DeadWait is built on top of SEAL
[]. SEAL is distributed under the
Microsoft Public License (Ms-PL), and the modifications made by
DeadWait to Seal follow the same license.  However, code pertaining to
DeadWait (files not present in Seal) is available under the Apache
License, version 2.0. Please see the LICENSE file for details.

DeadWait is built on top of the Microsoft Phoenix Compiler Framework and SEAL.
They have the following requirements

* Microsoft.NET 4/4.5 Framework
* Visual Studio 2013 or later [not tested with VS 2017]
* Microsoft SQL Server Compact 3.5 Service Pack 2 for Windows Desktop.
It can be downloaded from here:
Install the x86 version of SQL Compact 3.5 SP2 (SSCERuntime_x86-ENU.exe)
* 4GB patch [download here:]
DeadWait and SEAL are 32bit applications since Phoenix is 32bit. The available virtual memory is 2GB. 
To make it use 4GB, one can use the patch, but allowing for more memory than that will require porting
SEAL to a different front-end


DeadWait uses pointer and callgraph information from SEAL, which is a bottom up analysis.
The first step is to pre-compute summaries for the standard framework libraries (and other
libraries the benchmarks might use.)
Summaries for the following framework libraries are created by 
default: "mscorlib", "system" and "system.core"
The default path for these dlls is usually C:\Windows\Microsoft.NET\Framework64\v4.0.30319\*
for a 64-bit .NET installation
This process should take between 20-30 mins depending on the hardware configuration.
Once the one-time installation is complete, DeadWait is ready to run

Technical details
For technical details about DeadWait, refer "Static Deadlock Detection for Asynchronous C# Programs" 
by A Santhiar and A Kanade in PLDI '17.

For more details about SEAL, refer "A Framework For Efficient Modular Heap Analysis" by
R Madhavan, G Ramalingam and K Vaswani, In Foundations and Trends In Programming Languages
, Volume 1, Issue 4, 2015.]

Installation Instructions

* Run the script SETENV.ps1 from powershell (reopen the shell for the settings to take effect)
* open the solution Seal.sln in VS 
* build the solution
* Run the script CREATEDB.ps1 (this could take several minutes)
* Check the installation by running the testsuites "BasicTests" and "LibTests" using VS.

Usage Instructions
The configuration files for Seal/DeadWait are in SEAL/Configs
The default configuration used is SEAL/Configs/default.config

* The may-alias query implemented by DeadWait requires full context-sensitivity.
The configuration used by all our benchmarks is
FlowSensitivity 		= false
BoundContextString 		= false

* The top-down pass in DeadWait to compute points-to information requires
disabling some optimizations of SEAL because SEAL can discard points-to information
for variables in callees that do not escape. This is accomplished by the following 
configuration switches:
DisableSummaryReduce		= false
RemoveNonEscaping		= false

* The false positive pruning techniques employed by DeadWait can be 
disabled using
FilterMustHB = false
FilterConfigured = false;

* The top-down phase needn't be run while analyzing framework/3rd party libraries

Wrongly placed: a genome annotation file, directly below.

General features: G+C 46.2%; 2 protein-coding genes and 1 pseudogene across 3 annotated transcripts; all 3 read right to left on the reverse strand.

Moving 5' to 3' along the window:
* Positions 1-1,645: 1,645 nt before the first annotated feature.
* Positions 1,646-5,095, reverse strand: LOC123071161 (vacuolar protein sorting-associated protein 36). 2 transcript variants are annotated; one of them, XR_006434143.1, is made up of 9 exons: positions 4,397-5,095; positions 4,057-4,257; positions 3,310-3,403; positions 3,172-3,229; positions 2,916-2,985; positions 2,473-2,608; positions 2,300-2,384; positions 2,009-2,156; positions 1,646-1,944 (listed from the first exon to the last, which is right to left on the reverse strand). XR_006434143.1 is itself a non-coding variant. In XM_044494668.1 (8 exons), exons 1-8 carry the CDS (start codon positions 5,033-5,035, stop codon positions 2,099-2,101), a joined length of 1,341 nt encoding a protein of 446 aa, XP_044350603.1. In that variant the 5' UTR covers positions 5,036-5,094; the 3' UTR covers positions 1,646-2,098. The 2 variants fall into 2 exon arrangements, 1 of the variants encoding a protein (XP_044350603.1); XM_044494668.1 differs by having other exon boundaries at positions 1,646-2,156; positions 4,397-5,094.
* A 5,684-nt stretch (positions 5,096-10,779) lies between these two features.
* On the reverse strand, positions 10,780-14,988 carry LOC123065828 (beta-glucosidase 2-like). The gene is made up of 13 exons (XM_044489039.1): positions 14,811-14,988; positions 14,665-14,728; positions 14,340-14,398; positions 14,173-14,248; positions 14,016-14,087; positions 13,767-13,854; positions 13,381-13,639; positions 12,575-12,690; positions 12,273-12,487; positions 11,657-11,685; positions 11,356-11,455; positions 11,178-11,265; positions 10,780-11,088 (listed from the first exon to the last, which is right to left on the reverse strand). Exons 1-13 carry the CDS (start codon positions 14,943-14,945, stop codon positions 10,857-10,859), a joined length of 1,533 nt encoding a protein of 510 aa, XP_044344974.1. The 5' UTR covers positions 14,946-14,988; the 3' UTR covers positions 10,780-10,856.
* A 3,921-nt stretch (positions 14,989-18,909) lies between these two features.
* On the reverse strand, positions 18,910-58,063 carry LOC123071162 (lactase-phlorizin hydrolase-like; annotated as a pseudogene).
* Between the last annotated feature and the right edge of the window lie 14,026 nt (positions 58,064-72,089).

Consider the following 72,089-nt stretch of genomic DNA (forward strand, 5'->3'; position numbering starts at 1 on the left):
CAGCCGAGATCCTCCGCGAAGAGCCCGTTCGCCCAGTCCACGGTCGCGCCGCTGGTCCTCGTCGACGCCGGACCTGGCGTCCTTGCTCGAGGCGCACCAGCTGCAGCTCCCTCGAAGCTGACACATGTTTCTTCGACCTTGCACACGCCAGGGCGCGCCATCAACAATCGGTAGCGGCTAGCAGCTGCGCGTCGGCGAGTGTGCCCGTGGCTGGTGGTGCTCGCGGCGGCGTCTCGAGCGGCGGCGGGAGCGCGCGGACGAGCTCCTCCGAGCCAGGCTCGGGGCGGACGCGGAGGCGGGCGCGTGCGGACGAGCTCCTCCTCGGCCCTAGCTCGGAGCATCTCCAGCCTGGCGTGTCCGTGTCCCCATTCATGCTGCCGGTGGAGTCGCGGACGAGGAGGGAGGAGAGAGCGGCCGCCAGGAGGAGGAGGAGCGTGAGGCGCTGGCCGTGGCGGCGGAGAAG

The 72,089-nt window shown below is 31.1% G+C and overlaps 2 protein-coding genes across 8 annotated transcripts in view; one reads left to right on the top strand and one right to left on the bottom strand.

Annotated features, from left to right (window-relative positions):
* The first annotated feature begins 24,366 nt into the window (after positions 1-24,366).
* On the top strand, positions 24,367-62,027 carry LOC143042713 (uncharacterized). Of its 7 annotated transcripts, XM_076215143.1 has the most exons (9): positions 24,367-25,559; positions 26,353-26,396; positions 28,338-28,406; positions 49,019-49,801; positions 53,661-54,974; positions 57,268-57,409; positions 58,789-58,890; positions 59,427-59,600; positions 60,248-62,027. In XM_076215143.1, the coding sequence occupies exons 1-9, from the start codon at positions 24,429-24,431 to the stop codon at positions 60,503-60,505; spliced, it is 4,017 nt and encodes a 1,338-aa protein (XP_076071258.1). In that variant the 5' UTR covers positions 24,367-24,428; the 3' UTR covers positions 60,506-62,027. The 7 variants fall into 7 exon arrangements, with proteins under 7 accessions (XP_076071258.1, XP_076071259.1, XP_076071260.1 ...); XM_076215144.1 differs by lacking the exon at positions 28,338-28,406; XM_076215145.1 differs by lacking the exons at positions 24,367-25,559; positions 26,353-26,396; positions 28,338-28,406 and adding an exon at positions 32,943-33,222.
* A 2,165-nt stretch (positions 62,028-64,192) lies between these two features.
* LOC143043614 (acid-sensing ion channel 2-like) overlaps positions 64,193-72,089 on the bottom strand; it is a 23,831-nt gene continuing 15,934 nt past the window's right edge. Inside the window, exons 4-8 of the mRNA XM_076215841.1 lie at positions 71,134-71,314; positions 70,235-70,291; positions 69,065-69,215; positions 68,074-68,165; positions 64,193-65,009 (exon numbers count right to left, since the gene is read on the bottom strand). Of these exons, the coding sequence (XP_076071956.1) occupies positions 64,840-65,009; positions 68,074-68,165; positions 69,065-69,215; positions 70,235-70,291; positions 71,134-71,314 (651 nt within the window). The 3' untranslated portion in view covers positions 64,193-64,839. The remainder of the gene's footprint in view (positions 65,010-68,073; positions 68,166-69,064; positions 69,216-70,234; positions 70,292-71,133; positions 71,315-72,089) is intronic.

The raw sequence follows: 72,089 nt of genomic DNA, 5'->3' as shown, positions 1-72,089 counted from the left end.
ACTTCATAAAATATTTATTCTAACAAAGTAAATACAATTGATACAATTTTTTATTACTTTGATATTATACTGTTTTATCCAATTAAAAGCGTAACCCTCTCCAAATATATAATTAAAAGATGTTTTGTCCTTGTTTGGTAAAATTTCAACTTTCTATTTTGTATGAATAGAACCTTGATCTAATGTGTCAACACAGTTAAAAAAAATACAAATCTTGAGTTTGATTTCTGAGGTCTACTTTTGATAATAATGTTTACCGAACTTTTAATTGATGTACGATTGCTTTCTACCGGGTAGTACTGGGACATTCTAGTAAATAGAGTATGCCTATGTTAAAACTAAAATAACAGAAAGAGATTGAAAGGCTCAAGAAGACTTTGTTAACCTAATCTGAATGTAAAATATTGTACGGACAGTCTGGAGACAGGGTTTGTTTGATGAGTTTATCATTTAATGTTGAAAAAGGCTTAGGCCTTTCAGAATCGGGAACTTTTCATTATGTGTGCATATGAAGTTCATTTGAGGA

in the pre-processing pass. Hence, the switch '/framework "true"'' is passed to 

* On analyzing a client, the dll containing the main method is to be 
passed as the last dll in the list of dlls analyzed by SEAL

Relevant Output Flags

Shows some progress information

Dump the high level IR analyzed by Phoenix for each method

Display the summaries computed by SEAL in the Bottom-Up phase as graphs

Display the call-graph for the client

Display the state machines computed for async procedures

Display the points-to information computed for each method after the top-down pass

Display the flow-graphs corresponding to the Phoenix IR. Useful to understand/debug
the data flow analysis used to compute state machines

Some other output flags relevant to SEAL are documented here

Running Clients
Please look in the runscripts folder in SEAL for examples of scripts used to run the
benchmarks in the paper.
Similar scripts/configurations could be used to analyze new clients


* Detailed documentation about SEAL is here:

* Some of the tests in the test suite "LibTests" may fail due to the differences in 
the .NET version used during the development and the one installed in the user end.

* Unsoundness of SEAL
1. Thread based concurrency: The version of SEAL that handles interleavings between the different 
threads in the program was not public at the time of writing DeadWait. If this is crucial for your client,
then DeadWait should be ported to work with the branch
2. Reflection: Seal treats reflection unsoundly.
3. Passing fields by reference: C# supports pass by reference mechanism (via the ref or out keyword), Seal, in its current state, does not correctly model the passing of fields by reference (nevertheless it handles most common usage scenarios).  
4. Referencing libraries other than the 3 standard .NET libraries: mscorlib.dll, system.dll and system.core.dll and not specifying them as input

* Unsoundness of DeadWait
1. One of the techniques used by DeadWait to prune deadlock reports is unsound - refer to the paper for details
2. It is beyond the scope of DeadWait to model every Task Parallel Library/.NET framework method that 
might introduce parallel behaviours. DeadWait models only the most common idioms.

DeadWait tries to print warning messages to the console whenever it is able to detect a potential source 
of unsoundness

Note that DeadWait is a proof-of-concept research tool.
Please write to to report bugs/for
information not in this manual/our paper.


Grants from Google India, IARCS and SIGPLAN made it possible to travel
to PLDI '17 to present the paper this tool is based on.